March 17 (Bloomberg) -- Progress Energy Inc., which plans to merge with Duke Energy Corp. to create the largest U.S. utility owner, led a list of 14 near-misses by U.S. nuclear plant operators last year, the Union of Concerned Scientists, a watchdog group, said today in a report.
Progress, based in Raleigh, North Carolina, suffered four accidents at three reactors, the group said today in a report written by its chief of nuclear safety, David Lochbaum, a former safety instructor for the U.S. Nuclear Regulatory Commission.
“When the NRC tolerates unresolved safety problems, this lax oversight allows that risk to rise,” wrote Lochbaum in the report, which he said is based on NRC data. “The more owners sweep safety problems under the rug and the longer safety problems remain uncorrected, the higher the risk climbs.”
The release of the report came as helicopters dropped water on the stricken Fukushima Daiichi nuclear station north of Tokyo to prevent meltdowns of reactor cores and stored fuel after an earthquake and tsunami knocked out power and backup generators March 11, the worst nuclear accident since Ukraine’s Chernobyl reactor burned in 1986.
Progress was responsible for the most costly event, damage to concrete walls containing the reactor at the Crystal River plant in Florida, which has been shut down for more than a year, the Cambridge, Massachusetts-based group said.
The NRC said today that it canceled a meeting to discuss the restart of the Crystal River plant following the discovery of a new gap in the concrete containment structure. The plant was shut down in 2009 for a planned refueling outage and during the work, the company found gaps in the structure.
“We have the highest safety standards for our nuclear plants and our employees, and we work continuously to improve safety,” Mike Hughes, a spokesman for Progress, said in an e-mailed response. “We are taking definitive steps to address the issues raised and return our fleet to the highest performance standards.”
The most serious U.S. reactor accident last year occurred when electrical fires at Progress Energy’s H.B. Robinson plant in South Carolina triggered an unplanned reactor shutdown, followed by an “incredibly long series of mistakes” by plant operators that “revisited nearly all the problems” that led to a partial meltdown at Pennsylvania’s Three Mile Island plant 31 years earlier, the report said.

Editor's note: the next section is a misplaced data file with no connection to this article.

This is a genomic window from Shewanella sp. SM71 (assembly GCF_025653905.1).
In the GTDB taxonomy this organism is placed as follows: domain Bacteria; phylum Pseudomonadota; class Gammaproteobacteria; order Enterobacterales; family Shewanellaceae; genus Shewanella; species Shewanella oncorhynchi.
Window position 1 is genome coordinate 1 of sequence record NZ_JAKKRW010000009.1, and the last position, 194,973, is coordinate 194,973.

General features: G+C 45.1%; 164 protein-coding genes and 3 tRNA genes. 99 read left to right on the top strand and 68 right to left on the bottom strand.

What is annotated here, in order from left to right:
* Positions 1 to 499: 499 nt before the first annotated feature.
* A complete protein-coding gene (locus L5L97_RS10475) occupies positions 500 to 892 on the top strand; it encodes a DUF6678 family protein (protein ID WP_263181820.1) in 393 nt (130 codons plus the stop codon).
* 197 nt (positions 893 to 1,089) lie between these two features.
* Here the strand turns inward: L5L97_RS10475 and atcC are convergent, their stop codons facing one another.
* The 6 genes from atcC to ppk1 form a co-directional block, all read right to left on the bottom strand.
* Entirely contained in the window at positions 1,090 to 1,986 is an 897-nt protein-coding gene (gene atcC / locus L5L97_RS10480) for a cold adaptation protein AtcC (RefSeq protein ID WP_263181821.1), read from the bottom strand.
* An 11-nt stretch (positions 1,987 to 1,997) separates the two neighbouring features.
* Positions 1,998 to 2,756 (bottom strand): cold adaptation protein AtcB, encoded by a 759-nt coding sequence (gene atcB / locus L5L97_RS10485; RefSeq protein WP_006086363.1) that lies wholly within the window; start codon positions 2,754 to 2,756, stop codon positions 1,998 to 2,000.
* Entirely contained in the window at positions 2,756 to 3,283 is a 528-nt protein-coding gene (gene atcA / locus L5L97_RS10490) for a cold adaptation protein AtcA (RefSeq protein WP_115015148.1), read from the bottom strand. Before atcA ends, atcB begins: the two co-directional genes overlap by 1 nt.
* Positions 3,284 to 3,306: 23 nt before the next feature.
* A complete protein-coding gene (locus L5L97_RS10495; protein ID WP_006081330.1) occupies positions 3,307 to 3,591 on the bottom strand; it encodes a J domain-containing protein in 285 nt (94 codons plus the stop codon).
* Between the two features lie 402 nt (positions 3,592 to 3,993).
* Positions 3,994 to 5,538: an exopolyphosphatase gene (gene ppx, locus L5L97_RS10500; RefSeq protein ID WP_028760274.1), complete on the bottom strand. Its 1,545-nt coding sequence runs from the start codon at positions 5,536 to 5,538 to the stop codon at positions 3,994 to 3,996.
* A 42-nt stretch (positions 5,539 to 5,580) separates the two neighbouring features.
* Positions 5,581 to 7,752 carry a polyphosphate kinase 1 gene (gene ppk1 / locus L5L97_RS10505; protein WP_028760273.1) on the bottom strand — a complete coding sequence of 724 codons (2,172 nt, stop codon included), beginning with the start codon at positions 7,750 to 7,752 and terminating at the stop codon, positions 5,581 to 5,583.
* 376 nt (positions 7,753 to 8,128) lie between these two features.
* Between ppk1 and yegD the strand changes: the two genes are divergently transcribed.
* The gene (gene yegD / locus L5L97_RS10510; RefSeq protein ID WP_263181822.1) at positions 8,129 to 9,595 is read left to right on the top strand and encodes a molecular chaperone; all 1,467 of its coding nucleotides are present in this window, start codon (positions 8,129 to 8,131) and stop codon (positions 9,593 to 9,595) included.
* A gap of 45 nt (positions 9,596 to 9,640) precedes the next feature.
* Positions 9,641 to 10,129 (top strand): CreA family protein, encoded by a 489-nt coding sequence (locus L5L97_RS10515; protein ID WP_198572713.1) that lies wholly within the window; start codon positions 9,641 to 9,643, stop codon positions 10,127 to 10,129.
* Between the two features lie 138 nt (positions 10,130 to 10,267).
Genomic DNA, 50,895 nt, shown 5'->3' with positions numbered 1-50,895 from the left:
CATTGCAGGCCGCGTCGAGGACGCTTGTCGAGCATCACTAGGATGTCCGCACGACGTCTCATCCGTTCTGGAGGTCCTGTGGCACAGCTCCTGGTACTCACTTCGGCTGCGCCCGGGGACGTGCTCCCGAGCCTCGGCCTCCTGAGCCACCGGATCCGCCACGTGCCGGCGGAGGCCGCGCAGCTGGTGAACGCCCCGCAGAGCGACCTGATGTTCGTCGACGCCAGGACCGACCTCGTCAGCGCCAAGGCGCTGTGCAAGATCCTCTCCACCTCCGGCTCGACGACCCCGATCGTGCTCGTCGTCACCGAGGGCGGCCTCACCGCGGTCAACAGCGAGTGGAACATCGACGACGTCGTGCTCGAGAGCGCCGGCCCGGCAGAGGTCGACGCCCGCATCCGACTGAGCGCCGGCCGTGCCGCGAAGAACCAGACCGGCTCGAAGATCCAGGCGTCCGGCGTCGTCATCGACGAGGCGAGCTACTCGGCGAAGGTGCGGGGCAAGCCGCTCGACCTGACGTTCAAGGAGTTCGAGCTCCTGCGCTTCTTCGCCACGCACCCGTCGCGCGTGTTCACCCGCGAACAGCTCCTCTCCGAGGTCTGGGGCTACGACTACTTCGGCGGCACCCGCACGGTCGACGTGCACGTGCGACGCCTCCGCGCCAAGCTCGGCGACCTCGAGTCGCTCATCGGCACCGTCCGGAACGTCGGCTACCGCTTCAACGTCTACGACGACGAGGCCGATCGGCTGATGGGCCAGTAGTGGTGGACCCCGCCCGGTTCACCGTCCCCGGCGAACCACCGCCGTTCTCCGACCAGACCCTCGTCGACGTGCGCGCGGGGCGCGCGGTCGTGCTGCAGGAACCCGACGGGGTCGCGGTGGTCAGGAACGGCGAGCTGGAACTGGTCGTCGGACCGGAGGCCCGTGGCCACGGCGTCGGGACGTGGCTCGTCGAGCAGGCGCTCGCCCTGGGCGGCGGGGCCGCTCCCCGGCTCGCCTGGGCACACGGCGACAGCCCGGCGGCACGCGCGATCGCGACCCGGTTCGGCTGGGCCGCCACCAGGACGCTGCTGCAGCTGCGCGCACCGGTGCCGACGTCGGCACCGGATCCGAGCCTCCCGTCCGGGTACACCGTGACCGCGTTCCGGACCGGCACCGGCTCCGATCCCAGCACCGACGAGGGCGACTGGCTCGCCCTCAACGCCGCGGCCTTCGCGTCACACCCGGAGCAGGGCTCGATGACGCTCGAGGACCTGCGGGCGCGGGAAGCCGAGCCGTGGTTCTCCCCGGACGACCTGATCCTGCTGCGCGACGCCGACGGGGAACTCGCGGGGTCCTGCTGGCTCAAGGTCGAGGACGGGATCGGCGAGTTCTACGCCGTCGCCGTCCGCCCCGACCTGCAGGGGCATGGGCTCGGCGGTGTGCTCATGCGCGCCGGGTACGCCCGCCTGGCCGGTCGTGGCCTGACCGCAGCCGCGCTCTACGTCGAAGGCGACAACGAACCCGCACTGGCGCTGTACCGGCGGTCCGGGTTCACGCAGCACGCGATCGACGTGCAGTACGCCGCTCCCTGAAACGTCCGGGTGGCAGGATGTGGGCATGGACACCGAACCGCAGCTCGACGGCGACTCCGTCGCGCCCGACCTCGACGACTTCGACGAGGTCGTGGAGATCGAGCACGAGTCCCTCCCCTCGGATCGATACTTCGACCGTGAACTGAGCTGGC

At Entergy Corp.’s Indian Point power plant in New York, the NRC has been aware of a leak in the liner of refueling cavity since 1993 and yet allowed the plant to continue operating, putting people living in the area at “undue risk,” Lochbaum wrote. The Indian Point reactor is about 24 miles north of New York City.
The liner was installed to prevent leaking of radioactive material during an earthquake and the chances of that equipment fulfilling its safety function is “nil,” the report said. The two Indian Point reactors are near the intersection of two seismic zones, identified in 2008 by scientists at Columbia University’s Lamont-Doherty Earth Observatory, who said a magnitude 7 earthquake in the region is possible.
“Leakage has been captured, understood, analyzed and determined to pose no safety issue,” said Jim Steets, a spokesman for Entergy, in a phone interview. “This is not leakage into the environment that we’re walking away from. We are acting responsibly.”
While the Nuclear Regulatory Commission “often tolerated known safety problems,” the inspectors responsible for detecting potential dangers made “outstanding catches” of safety issues at other plants, the report said.
To contact the reporter on this story: Colin McClelland in Toronto at firstname.lastname@example.org